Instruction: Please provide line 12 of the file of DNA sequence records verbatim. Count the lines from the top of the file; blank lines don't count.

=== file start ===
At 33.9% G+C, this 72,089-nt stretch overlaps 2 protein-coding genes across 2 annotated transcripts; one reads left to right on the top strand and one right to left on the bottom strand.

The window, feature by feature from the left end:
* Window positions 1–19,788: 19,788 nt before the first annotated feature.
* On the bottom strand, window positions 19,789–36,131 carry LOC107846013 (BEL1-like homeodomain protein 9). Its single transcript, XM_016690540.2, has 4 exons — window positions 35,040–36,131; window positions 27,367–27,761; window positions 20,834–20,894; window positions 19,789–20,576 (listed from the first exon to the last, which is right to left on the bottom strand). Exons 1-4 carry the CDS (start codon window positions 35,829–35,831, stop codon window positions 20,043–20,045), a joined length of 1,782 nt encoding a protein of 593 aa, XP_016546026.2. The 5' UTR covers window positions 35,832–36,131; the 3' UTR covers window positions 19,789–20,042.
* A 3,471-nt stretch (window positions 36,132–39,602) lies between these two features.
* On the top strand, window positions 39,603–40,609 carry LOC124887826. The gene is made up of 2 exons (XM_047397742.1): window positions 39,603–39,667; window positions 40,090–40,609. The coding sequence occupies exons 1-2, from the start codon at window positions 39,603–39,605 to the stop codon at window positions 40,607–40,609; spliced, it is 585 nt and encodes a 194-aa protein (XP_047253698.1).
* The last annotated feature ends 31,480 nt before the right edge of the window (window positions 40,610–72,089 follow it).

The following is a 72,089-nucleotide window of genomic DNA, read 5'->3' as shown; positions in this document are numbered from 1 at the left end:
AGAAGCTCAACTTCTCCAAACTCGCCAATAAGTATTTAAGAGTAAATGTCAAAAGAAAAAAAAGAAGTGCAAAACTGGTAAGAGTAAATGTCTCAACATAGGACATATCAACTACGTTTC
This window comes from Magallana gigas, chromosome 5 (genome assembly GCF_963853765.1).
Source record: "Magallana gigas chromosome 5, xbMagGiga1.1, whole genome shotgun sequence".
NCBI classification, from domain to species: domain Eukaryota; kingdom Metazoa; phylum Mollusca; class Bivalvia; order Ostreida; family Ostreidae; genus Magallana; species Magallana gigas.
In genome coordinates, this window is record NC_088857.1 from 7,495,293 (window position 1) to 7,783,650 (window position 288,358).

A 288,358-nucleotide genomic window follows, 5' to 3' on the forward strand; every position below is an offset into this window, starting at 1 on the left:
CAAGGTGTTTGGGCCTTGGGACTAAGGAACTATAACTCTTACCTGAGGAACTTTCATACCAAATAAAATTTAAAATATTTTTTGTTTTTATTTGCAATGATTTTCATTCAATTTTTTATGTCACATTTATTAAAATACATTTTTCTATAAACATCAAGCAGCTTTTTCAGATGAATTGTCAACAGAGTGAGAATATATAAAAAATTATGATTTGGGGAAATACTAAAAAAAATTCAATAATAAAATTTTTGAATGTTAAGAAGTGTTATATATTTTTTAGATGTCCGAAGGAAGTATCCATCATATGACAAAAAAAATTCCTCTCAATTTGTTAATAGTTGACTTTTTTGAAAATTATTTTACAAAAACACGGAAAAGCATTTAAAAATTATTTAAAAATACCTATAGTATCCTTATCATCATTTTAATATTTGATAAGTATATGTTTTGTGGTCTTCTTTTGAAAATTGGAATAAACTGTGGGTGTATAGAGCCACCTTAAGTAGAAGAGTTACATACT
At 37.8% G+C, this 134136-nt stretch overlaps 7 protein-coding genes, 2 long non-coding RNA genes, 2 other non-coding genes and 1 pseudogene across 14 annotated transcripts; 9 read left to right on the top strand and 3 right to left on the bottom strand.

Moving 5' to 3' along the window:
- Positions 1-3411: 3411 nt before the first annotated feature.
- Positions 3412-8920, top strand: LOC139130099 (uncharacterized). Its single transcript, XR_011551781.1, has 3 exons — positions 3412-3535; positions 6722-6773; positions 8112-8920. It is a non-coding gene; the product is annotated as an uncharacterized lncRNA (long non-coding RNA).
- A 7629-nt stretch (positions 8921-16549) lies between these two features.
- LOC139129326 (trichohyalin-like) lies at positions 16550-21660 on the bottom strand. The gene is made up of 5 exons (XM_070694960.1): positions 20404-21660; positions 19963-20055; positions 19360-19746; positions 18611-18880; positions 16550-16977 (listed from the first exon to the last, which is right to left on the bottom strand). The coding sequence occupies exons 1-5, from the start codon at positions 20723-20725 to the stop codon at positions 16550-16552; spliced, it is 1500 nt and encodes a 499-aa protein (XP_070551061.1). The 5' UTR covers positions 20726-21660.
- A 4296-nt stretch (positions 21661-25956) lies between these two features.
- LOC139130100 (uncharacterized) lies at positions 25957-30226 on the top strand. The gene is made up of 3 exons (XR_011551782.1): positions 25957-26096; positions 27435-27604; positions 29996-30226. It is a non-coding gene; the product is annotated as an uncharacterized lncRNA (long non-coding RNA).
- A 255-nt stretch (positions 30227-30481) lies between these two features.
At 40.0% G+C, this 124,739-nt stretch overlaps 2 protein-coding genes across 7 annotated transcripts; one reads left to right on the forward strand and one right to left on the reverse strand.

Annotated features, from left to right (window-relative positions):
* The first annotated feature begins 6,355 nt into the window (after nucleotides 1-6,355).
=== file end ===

NCBI classification, from domain to species: domain Eukaryota; kingdom Metazoa; phylum Mollusca; class Bivalvia; order Ostreida; family Ostreidae; genus Magallana; species Magallana gigas.